appellants in this appeal are such that they can be sued directly for civil wrongs committed by or against the agency. His contention is that Section 8(4) of the Act specifically gave the agency power to appoint for each of the units a principal officer who shall be known by such designation as the Agency determine. The Court he argued did not consider any statute having a similar provision in C.O.P. Onodo State v. Obolo (1989) 5 NWLR (Pt.120) 130 and so that case is distinguishable from the present appeal.

The learned counsel for the 1st respondent adequately answered the question regarding an appeal where the registrar issues a certificate of non-compliance on Form 16 pursuant to Order 3 Rule 20(1) Court of Appeal Rules 2002. The said Order 3 Rule 20(1) provides:-

“If the appellant has not complied with any of the requirement of Rules 10 and 11 of this Order, the Registrar of the Court below shall certify such fact to the Court, which shall thereupon order that the appeal be dismissed either with or without costs and shall cause the appellant and the respondent to be notified of the terms of the order.”

Once a certificate of non- compliance has been issued, the


Court must dismiss the appeal. This Court in Chief John Oyegun v. Chief Francis Arthur Nzeribe (2010) 7 NWLR (Pt.1194) 577 held per Adekeye JSC at p.593 that –

“The provisions of the Rules make it emphatic that prima facie they are meant to be obeyed and followed. In the circumstance of this case, the Rules of Court Order 3 Rule 20(1) directs that an appeal shall be dismissed in the event of non-compliance with the conditions of appeal. The reasons cannot be farfetched as non – compliance renders the appeal incompetent.”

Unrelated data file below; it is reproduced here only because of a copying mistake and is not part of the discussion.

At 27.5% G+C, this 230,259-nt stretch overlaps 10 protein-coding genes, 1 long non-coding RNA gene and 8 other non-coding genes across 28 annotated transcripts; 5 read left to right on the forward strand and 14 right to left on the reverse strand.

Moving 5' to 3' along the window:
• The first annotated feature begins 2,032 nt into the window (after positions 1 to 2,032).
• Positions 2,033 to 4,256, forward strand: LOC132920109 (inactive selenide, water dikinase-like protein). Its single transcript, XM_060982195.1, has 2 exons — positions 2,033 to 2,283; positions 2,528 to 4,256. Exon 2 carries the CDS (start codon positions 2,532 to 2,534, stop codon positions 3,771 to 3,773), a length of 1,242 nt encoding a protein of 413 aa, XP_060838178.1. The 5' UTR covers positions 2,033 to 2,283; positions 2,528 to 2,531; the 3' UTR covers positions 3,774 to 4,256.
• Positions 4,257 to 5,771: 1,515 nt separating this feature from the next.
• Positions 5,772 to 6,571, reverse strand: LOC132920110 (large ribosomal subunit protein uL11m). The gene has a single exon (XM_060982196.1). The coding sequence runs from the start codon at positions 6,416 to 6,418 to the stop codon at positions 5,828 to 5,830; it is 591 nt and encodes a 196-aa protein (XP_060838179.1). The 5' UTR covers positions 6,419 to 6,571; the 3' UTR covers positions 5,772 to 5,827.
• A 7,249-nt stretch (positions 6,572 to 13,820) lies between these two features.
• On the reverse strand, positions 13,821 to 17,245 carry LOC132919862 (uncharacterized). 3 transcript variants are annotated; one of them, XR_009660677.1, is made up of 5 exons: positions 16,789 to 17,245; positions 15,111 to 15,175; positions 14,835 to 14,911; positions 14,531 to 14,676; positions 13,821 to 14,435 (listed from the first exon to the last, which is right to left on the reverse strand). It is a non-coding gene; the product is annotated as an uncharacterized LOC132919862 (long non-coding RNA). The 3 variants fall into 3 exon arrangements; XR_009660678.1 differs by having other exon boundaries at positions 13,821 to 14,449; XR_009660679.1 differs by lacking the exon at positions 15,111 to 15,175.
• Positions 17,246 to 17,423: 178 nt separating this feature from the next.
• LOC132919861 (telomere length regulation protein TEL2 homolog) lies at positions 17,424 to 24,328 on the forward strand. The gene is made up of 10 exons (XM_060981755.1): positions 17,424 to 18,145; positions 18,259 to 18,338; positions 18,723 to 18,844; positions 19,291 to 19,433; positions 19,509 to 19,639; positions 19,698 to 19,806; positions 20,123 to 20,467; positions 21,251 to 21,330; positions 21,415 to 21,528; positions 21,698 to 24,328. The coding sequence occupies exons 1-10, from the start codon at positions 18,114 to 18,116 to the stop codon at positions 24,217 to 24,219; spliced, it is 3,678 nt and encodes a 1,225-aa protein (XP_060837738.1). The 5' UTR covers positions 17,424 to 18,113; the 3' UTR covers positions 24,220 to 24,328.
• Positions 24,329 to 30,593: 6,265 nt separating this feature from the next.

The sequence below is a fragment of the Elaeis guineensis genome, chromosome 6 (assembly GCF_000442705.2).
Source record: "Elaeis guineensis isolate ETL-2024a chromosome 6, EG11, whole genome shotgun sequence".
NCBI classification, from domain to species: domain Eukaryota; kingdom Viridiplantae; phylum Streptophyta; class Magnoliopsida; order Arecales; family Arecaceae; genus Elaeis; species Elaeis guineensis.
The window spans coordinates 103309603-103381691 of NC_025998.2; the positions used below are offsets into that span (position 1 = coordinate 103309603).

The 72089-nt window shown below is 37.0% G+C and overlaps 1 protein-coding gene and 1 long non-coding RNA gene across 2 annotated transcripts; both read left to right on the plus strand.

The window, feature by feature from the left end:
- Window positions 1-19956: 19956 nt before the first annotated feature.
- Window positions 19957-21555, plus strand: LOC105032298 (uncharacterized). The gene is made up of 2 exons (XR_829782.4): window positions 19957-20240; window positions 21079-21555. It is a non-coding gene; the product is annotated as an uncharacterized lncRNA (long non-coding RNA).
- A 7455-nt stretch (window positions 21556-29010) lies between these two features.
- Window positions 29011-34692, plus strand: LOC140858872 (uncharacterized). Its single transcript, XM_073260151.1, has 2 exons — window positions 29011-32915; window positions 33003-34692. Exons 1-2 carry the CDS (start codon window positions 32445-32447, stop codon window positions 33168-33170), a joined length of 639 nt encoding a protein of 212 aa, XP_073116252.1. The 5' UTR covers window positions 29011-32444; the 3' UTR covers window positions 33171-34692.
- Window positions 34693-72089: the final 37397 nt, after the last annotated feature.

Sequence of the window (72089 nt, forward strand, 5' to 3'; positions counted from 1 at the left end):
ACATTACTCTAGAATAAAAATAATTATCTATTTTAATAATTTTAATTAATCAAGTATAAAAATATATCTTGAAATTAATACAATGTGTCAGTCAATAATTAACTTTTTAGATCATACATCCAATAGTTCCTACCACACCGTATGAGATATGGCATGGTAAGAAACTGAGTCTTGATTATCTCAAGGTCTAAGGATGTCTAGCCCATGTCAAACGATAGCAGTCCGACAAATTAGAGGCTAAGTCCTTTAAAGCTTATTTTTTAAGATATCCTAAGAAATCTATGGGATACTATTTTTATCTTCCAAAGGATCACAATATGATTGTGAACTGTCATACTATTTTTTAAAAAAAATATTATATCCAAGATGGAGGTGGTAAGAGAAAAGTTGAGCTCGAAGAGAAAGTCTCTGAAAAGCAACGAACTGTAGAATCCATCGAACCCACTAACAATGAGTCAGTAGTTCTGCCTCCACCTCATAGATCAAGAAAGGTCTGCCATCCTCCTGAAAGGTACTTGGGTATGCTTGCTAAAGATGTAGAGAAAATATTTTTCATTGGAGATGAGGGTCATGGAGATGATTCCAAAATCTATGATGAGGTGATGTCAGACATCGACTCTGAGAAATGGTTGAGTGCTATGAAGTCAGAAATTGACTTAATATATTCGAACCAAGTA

Where the Registrar has issued the certificate of noncompliance, he cannot withdraw it by issuing another certificate showing the appellant has complied with the conditions of appeal. It is left for appellant’s counsel to take the necessary steps to apply for extension of time to comply with conditions of appeal. Alternatively, he may apply under Order 3 Rule 20 (4) for the relisting of the appeal after its dismissal under Order 3 Rule 20(1).

Since the Lower Court agreed with the submission of the learned counsel for the 1st respondent that the Notice of Appeal and the subsequent processes filed in respect of the


appeal by the appellants are complete nullities, the Court should have struck out the appeal for being incompetent.

The Lower Court ought not to have considered the appeal on the merit since the record of appeal upon which the briefs of argument were based was not properly before the Court. The appeal to this Court is therefore incompetent and it is accordingly struck out. Parties are to bear their respective costs.